As a very literal translation of your assembly,
move the value in edx onto the stack at offset 8 (esp + 8)
move the value in eax onto the stack at offset 4 (esp + 4)
move [the 32bit value] 0x80486a0 onto the stack at offset 0
This is a very basic way that arguments to a function will be placed on the stack--RTL or C order. The value at the lowest offset is the first argument (in this case, the address of your string literal in memory), and the value at the highest offset is the last argument.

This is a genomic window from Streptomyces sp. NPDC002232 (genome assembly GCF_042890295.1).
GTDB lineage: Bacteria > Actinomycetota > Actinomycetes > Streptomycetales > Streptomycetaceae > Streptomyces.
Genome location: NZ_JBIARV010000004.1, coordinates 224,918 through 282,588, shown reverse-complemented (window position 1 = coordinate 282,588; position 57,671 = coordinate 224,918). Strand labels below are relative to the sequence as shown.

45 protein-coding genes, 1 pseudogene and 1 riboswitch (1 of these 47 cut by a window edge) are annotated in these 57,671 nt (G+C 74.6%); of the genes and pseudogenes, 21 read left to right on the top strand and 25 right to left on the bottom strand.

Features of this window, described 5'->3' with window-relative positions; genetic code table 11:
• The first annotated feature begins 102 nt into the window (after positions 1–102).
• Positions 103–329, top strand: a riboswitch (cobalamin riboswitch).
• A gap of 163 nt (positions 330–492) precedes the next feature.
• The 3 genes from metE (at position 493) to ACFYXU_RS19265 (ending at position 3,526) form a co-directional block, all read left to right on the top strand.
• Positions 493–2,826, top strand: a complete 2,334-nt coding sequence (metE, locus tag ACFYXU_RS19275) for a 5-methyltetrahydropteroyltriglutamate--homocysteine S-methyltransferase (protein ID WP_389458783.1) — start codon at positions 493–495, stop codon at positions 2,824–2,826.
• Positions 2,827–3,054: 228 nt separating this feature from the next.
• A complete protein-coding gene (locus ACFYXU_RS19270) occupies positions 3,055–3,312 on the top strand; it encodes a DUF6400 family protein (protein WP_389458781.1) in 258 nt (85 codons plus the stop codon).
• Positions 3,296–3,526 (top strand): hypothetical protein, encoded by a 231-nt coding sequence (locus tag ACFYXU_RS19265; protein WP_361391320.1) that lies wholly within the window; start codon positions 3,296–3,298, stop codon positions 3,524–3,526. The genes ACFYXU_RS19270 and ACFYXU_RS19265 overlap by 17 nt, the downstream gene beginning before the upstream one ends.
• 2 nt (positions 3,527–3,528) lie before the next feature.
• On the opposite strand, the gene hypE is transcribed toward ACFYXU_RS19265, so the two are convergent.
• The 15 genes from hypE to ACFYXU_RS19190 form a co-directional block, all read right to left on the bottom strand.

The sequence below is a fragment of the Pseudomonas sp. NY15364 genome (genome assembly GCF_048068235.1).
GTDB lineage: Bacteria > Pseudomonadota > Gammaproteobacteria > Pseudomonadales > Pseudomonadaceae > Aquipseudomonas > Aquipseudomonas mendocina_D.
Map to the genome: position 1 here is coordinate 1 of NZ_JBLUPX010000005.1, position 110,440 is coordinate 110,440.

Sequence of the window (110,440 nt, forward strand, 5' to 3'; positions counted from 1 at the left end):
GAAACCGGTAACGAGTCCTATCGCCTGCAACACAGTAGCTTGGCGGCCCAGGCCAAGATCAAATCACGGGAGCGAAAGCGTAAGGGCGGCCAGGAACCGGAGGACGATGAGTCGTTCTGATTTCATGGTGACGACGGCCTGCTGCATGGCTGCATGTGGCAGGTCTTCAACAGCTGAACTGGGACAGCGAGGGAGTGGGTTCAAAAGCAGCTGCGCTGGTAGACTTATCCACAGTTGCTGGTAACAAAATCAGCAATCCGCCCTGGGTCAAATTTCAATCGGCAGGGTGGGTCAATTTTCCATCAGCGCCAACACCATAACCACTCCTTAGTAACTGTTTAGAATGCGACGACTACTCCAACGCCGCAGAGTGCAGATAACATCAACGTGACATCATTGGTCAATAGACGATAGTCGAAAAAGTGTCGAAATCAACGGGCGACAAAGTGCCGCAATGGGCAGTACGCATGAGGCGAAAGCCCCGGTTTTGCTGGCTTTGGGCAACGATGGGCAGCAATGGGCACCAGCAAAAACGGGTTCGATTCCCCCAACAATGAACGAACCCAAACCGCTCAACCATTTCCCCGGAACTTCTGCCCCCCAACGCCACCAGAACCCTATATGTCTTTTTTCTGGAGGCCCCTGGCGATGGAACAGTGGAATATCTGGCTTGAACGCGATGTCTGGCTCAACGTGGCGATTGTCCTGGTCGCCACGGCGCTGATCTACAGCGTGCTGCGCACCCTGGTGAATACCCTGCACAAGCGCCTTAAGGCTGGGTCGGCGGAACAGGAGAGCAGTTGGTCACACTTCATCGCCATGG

When you hit the call:
call 8048360 <printf@plt>
Your program will jump to the given address (which your disassembler has identified as the printf function), read the values from the stack, perform the print operation, and then return back to your code, resuming operation at the next instruction after your call.
I'm going to guess that your source looked something like this:
int x =0, y=0;
printf("%d, %d", x, y);
Depending on your OS/compiler, you might be guaranteed that eax and edx will have the value 0 at startup. Or you could be missing the initialization code from your snippet.